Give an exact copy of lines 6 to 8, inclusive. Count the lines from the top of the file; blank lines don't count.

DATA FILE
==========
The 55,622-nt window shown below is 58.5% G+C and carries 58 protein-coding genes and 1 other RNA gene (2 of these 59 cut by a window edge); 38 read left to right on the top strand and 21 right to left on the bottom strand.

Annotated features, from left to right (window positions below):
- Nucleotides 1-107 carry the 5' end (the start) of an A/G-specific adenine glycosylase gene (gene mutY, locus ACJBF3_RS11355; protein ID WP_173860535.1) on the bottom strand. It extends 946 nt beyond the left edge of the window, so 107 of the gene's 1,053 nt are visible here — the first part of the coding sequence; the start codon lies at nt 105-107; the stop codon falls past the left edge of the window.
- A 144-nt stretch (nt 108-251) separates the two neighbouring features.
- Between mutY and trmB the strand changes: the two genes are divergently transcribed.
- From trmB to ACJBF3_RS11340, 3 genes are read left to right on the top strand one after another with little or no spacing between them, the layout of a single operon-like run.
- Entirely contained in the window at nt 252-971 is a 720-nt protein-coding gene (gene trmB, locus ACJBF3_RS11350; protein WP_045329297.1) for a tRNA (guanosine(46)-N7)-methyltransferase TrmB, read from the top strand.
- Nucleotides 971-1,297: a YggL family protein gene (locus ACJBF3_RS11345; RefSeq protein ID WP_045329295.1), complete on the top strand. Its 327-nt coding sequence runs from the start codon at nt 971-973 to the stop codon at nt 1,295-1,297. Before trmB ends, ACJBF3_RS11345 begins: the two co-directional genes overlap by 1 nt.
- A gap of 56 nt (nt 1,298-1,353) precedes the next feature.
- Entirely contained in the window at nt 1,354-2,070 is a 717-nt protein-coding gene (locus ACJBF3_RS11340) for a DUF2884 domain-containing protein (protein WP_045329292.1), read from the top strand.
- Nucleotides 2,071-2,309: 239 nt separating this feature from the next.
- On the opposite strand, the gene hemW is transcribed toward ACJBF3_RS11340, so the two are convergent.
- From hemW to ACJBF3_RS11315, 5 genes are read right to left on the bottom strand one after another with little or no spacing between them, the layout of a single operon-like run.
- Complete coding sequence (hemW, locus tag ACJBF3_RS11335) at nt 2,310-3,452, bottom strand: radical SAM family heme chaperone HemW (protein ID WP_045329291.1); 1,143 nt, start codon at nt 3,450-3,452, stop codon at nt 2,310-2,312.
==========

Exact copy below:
- From trmB to ACJBF3_RS11340, 3 genes are read left to right on the top strand one after another with little or no spacing between them, the layout of a single operon-like run.
- Entirely contained in the window at nt 252-971 is a 720-nt protein-coding gene (gene trmB, locus ACJBF3_RS11350; protein WP_045329297.1) for a tRNA (guanosine(46)-N7)-methyltransferase TrmB, read from the top strand.
- Nucleotides 971-1,297: a YggL family protein gene (locus ACJBF3_RS11345; RefSeq protein ID WP_045329295.1), complete on the top strand. Its 327-nt coding sequence runs from the start codon at nt 971-973 to the stop codon at nt 1,295-1,297. Before trmB ends, ACJBF3_RS11345 begins: the two co-directional genes overlap by 1 nt.